TAKEAWAYS:
Participants will learn how to excite students to learn and apply the chemistry necessary to understand the latest breakthroughs in biotechnology such as DNA Fingerprinting and CRISPR Cas-9. This presentation will showcase the crosscutting concept of systems and system models.

SPEAKERS:
Susan Allison (Dawson Education Service Cooperative: Arkadelphia, AR), Patrycja Krakowiak (Biology Instructor: Hot Springs, AR)

Google Sites for the Advanced Science Lab

Saturday, October 28 • 11:30 AM - 1:00 PM

Kansas City Convention Center - Exhibit Hall, Share-a-thon Area



(Only registered attendees may view session materials. Please login with your NSTA account to view.)
Resources for Building Your Google Site

Show Details

Attendees will walk through the process of creating a Google Site specific to their classroom. They will learn how to create a master template to share with their students and how to help their students get started with the Google Site. They will also learn how to support their students as the Google Site is used to submit projects, portfolios, or lab notebooks. Attendees will learn how to insert pictures, files, and videos into the Google Site to create a more interactive resource for students. Attendees will begin to create their own template in the session with the goal of having a template ready to use in their classroom.

TAKEAWAYS:
Google Sites streamlines the grading process for lab notebooks and projects.

SPEAKERS:
Brodie Solomon (Physics Teacher: Ft Worth, TX), Katie Labadie (Science Department Chair: Fort Worth, TX)

Physically Active Modeling For Comparing States of Matter

Saturday, October 28 • 11:30 AM - 1:00 PM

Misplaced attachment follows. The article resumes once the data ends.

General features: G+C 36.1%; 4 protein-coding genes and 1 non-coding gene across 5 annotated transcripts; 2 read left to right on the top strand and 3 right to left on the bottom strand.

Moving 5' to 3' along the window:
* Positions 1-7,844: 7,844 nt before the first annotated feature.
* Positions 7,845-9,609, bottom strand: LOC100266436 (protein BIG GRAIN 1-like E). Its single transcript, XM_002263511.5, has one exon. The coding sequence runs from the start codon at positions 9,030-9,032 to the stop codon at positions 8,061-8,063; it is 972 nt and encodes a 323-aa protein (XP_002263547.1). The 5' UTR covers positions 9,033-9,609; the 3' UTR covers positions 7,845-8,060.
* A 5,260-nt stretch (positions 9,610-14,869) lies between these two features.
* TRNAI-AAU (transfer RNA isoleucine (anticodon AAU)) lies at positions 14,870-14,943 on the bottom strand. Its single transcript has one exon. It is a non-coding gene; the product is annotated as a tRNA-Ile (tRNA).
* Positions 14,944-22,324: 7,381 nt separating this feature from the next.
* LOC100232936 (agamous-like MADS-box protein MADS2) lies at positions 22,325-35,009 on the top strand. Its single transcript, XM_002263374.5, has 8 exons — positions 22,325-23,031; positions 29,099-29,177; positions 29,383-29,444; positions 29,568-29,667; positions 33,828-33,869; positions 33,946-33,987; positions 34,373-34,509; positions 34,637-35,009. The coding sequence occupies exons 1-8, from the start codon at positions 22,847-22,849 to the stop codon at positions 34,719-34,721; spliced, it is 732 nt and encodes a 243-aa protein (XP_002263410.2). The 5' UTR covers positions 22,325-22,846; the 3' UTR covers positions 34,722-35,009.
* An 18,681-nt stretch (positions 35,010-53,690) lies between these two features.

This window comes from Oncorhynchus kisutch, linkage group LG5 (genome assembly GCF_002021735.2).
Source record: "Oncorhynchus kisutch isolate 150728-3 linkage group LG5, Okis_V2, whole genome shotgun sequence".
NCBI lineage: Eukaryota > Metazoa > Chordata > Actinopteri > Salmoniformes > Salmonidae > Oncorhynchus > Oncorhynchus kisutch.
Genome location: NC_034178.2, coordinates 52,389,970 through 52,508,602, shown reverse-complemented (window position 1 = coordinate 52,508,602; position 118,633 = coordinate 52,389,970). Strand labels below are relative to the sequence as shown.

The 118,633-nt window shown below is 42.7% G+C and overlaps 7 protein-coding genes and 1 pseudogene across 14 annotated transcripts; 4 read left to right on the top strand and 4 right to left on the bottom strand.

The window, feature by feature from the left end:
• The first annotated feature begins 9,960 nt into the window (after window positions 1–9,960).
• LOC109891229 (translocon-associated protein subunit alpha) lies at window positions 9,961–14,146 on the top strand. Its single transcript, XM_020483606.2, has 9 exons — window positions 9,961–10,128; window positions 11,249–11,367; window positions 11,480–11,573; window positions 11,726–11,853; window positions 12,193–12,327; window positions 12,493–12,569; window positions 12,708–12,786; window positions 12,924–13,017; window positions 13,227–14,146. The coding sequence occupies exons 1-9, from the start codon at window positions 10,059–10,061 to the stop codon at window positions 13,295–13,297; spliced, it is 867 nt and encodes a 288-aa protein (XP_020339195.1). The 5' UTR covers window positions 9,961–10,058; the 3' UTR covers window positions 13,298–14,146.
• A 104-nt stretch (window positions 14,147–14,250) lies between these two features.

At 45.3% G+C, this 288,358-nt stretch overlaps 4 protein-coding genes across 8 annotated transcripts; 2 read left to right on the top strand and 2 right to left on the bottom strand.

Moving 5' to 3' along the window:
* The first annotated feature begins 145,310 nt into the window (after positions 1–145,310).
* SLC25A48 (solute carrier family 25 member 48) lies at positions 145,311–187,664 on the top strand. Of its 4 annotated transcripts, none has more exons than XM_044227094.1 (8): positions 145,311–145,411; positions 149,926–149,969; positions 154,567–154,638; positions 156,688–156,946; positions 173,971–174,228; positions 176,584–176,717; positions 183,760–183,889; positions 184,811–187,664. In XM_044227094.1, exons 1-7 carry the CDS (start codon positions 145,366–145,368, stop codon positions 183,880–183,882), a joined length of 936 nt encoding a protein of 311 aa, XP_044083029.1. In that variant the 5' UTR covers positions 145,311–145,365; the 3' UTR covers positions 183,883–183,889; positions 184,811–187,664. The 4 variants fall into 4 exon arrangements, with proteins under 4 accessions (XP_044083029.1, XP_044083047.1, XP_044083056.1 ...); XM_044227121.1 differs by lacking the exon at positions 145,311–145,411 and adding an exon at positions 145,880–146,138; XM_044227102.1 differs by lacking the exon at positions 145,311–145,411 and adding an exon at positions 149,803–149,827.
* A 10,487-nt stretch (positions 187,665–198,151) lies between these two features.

Kansas City Convention Center - Exhibit Hall, Share-a-thon Area



(Only registered attendees may view session materials. Please login with your NSTA account to view.)
Ideal Gas Law Students as Particles Activity Handout.docx
Physically Active Modeling Ideal Gas Laws Lesson Plan.docx
Physically Active Modeling States of Matter (1).pptx
Physically Active Modeling States of Matter Blank Handout NSTA 2023 .docx
Physically Active Modeling States of Matter Slides Handout NSTA 2023 KC.docx
QR Code Physically Active Modeling For States Of Matter NSTA 2023.png

Show Details

This activity has students/participants act as particles. To start, participants are given baseline information about how attractive forces between particles can vary from very strong to negligible, & that particles are always in motion. To model very strong forces participants link arms at the elbow, for moderately strong forces they hold hands, & for weak/negligible forces they can only hold each other’s pinky fingers. Participants start far apart & move very slowly to model a very cold temperature. At this speed, all of the participants are able to form an organized structure (solid). With each iteration the participants move faster. This results in the weak force group not being able to form structure (gas), the moderate force group being clumped together but not organized (liquid), & the strong force group still being able to form an organized structure (solid). Activity will then be modified to explain WHY gas law variables have the relationships they do (P,V,T, n).

TAKEAWAYS:
Students will not only know the properties of solids, liquids, and gasses, but will also be able to give in-depth explanations as to WHY the properties are different by behaving as the particles at different temperatures and with different attractive forces.

SPEAKERS:
Clark Ellis (The Kinkaid School)

Metals: Digging Beneath the Surface